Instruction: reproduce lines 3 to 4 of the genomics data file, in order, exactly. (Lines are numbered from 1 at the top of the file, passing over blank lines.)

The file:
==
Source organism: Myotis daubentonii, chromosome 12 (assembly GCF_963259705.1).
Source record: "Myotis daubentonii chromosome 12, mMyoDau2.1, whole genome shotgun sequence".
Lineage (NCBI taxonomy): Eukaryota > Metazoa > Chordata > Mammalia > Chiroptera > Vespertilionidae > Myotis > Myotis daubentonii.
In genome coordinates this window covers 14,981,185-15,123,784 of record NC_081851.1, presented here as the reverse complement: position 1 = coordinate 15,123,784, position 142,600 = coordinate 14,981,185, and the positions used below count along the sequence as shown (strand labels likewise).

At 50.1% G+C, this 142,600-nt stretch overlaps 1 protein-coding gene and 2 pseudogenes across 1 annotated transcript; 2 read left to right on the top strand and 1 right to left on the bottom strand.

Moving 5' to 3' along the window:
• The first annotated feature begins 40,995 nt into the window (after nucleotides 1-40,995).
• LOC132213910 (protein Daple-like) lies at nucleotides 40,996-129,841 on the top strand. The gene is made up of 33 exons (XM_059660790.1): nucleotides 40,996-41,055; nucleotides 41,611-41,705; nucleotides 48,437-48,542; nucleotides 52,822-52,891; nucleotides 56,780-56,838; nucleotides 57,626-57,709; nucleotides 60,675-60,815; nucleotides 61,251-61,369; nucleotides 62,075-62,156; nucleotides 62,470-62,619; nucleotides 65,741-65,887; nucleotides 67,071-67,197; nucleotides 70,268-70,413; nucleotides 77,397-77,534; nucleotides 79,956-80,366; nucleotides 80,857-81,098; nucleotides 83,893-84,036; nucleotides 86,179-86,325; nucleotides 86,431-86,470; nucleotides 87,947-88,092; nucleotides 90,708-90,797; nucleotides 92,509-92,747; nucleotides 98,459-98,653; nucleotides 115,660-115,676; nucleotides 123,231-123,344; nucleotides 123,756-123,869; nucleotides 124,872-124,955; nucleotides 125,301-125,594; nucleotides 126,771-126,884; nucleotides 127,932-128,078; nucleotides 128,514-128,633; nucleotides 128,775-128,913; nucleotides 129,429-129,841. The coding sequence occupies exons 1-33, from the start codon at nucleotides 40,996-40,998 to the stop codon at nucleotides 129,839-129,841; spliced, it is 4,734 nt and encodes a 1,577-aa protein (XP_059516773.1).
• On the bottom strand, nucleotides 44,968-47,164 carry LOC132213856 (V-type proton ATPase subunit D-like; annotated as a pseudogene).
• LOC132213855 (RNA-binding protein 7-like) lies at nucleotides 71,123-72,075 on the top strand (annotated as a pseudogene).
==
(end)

Lineage (NCBI taxonomy): Eukaryota > Metazoa > Chordata > Mammalia > Chiroptera > Vespertilionidae > Myotis > Myotis daubentonii.
In genome coordinates this window covers 14,981,185-15,123,784 of record NC_081851.1, presented here as the reverse complement: position 1 = coordinate 15,123,784, position 142,600 = coordinate 14,981,185, and the positions used below count along the sequence as shown (strand labels likewise).